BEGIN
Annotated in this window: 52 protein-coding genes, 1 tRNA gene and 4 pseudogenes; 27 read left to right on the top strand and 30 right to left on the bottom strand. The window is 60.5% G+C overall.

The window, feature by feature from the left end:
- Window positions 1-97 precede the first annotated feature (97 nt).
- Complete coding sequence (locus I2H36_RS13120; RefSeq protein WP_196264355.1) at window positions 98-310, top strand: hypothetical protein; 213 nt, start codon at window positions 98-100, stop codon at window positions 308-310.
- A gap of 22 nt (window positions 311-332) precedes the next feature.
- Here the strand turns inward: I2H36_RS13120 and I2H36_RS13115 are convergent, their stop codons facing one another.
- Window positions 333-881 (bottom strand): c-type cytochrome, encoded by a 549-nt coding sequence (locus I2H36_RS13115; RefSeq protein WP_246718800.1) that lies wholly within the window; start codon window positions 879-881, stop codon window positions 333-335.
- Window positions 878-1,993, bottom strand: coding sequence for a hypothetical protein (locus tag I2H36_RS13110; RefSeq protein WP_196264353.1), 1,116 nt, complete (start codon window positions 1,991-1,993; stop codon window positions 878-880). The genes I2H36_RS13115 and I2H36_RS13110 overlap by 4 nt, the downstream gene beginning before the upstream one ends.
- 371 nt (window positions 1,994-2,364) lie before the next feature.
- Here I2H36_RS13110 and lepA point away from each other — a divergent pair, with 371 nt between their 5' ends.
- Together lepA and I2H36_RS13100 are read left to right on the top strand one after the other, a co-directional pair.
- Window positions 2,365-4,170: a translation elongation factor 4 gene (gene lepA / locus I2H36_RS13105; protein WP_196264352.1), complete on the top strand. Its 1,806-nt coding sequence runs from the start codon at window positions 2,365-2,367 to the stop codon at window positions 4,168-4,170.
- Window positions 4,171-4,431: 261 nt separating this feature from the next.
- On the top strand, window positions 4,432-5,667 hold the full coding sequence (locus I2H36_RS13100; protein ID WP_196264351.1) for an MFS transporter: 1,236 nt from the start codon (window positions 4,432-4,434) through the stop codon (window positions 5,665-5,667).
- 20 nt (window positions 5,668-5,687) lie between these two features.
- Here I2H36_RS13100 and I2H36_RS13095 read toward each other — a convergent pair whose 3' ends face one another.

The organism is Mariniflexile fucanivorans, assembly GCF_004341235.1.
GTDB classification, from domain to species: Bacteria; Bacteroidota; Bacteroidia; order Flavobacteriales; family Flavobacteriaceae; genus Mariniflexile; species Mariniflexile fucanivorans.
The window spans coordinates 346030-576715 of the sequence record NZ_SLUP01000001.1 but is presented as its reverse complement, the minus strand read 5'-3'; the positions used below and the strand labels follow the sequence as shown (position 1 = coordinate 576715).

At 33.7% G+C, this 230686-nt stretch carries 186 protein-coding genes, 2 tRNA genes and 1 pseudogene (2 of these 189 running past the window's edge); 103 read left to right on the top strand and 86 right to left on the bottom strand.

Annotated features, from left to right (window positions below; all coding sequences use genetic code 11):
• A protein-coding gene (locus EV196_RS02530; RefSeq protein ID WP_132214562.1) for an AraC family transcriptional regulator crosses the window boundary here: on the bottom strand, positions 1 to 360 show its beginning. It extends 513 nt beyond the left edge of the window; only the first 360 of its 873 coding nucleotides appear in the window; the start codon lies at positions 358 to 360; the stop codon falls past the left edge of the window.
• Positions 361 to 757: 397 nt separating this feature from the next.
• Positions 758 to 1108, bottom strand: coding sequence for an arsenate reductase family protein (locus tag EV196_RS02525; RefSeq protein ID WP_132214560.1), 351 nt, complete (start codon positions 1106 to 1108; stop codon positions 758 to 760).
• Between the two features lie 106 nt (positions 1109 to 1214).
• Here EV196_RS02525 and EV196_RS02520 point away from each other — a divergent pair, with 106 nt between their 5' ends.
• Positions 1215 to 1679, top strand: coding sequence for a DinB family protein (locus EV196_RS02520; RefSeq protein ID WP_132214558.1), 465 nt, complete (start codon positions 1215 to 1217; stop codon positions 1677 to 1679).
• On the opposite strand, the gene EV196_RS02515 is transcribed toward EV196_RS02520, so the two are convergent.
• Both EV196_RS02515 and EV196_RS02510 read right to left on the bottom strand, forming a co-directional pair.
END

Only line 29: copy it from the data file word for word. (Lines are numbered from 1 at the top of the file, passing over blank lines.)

• Both EV196_RS02515 and EV196_RS02510 read right to left on the bottom strand, forming a co-directional pair.